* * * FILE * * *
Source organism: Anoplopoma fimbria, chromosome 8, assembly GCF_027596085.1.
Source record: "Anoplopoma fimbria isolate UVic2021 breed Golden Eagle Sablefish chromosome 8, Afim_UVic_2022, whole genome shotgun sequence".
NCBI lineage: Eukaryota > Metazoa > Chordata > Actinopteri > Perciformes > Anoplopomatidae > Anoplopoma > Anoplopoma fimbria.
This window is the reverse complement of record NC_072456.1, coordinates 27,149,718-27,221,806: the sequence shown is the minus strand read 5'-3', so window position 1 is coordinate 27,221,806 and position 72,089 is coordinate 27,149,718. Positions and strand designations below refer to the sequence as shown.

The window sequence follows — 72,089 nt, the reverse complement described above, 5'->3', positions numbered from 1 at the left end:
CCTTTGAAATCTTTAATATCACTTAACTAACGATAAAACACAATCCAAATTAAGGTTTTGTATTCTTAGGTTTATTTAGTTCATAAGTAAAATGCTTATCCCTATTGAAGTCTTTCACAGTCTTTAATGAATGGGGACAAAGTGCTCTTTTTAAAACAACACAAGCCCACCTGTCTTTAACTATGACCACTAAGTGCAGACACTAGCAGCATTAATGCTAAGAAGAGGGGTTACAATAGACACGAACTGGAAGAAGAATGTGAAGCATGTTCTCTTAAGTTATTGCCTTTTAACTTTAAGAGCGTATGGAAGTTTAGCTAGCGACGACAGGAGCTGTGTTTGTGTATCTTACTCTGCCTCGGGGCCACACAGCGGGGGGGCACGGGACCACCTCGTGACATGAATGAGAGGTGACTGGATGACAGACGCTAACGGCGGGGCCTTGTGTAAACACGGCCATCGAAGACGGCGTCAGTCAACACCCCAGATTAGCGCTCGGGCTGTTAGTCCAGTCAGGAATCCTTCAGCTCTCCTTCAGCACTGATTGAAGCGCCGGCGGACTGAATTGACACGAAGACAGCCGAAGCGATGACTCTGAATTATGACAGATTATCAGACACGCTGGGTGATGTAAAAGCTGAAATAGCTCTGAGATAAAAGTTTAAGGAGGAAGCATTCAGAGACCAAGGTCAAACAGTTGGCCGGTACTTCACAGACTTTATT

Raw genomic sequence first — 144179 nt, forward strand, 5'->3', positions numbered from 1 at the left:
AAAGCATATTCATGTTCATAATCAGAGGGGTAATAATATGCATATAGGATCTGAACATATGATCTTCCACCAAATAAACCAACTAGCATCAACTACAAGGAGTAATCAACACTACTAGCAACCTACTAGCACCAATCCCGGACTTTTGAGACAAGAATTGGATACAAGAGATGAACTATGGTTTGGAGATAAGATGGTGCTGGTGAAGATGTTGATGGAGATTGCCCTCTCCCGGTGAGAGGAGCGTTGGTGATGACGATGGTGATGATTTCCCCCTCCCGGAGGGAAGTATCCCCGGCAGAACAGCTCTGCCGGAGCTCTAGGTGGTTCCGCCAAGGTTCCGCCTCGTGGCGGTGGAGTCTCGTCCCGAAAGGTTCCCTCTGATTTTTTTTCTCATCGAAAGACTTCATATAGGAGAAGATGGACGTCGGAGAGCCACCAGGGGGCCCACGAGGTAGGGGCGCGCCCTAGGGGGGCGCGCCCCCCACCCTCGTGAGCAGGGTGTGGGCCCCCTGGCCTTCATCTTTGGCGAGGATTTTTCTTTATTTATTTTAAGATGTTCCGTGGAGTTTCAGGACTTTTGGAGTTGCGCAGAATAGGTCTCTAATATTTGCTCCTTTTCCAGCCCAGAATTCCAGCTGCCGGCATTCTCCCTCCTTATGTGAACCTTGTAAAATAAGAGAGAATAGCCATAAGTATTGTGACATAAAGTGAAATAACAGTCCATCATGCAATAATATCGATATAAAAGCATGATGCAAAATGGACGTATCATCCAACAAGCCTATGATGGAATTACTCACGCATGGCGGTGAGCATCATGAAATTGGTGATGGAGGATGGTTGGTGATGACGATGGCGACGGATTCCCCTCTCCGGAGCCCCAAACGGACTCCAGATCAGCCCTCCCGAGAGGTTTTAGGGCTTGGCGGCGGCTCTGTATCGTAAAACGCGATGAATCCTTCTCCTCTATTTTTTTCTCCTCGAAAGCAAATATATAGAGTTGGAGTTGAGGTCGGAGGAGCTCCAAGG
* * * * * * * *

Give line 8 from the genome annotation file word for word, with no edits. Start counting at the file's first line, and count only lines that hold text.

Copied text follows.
AAAGCATATTCATGTTCATAATCAGAGGGGTAATAATATGCATATAGGATCTGAACATATGATCTTCCACCAAATAAACCAACTAGCATCAACTACAAGGAGTAATCAACACTACTAGCAACCTACTAGCACCAATCCCGGACTTTTGAGACAAGAATTGGATACAAGAGATGAACTATGGTTTGGAGATAAGATGGTGCTGGTGAAGATGTTGATGGAGATTGCCCTCTCCCGGTGAGAGGAGCGTTGGTGATGACGATGGTGATGATTTCCCCCTCCCGGAGGGAAGTATCCCCGGCAGAACAGCTCTGCCGGAGCTCTAGGTGGTTCCGCCAAGGTTCCGCCTCGTGGCGGTGGAGTCTCGTCCCGAAAGGTTCCCTCTGATTTTTTTTCTCATCGAAAGACTTCATATAGGAGAAGATGGACGTCGGAGAGCCACCAGGGGGCCCACGAGGTAGGGGCGCGCCCTAGGGGGGCGCGCCCCCCACCCTCGTGAGCAGGGTGTGGGCCCCCTGGCCTTCATCTTTGGCGAGGATTTTTCTTTATTTATTTTAAGATGTTCCGTGGAGTTTCAGGACTTTTGGAGTTGCGCAGAATAGGTCTCTAATATTTGCTCCTTTTCCAGCCCAGAATTCCAGCTGCCGGCATTCTCCCTCCTTATGTGAACCTTGTAAAATAAGAGAGAATAGCCATAAGTATTGTGACATAAAGTGAAATAACAGTCCATCATGCAATAATATCGATATAAAAGCATGATGCAAAATGGACGTATCATCCAACAAGCCTATGATGGAATTACTCACGCATGGCGGTGAGCATCATGAAATTGGTGATGGAGGATGGTTGGTGATGACGATGGCGACGGATTCCCCTCTCCGGAGCCCCAAACGGACTCCAGATCAGCCCTCCCGAGAGGTTTTAGGGCTTGGCGGCGGCTCTGTATCGTAAAACGCGATGAATCCTTCTCCTCTATTTTTTTCTCCTCGAAAGCAAATATATAGAGTTGGAGTTGAGGTCGGAGGAGCTCCAAGG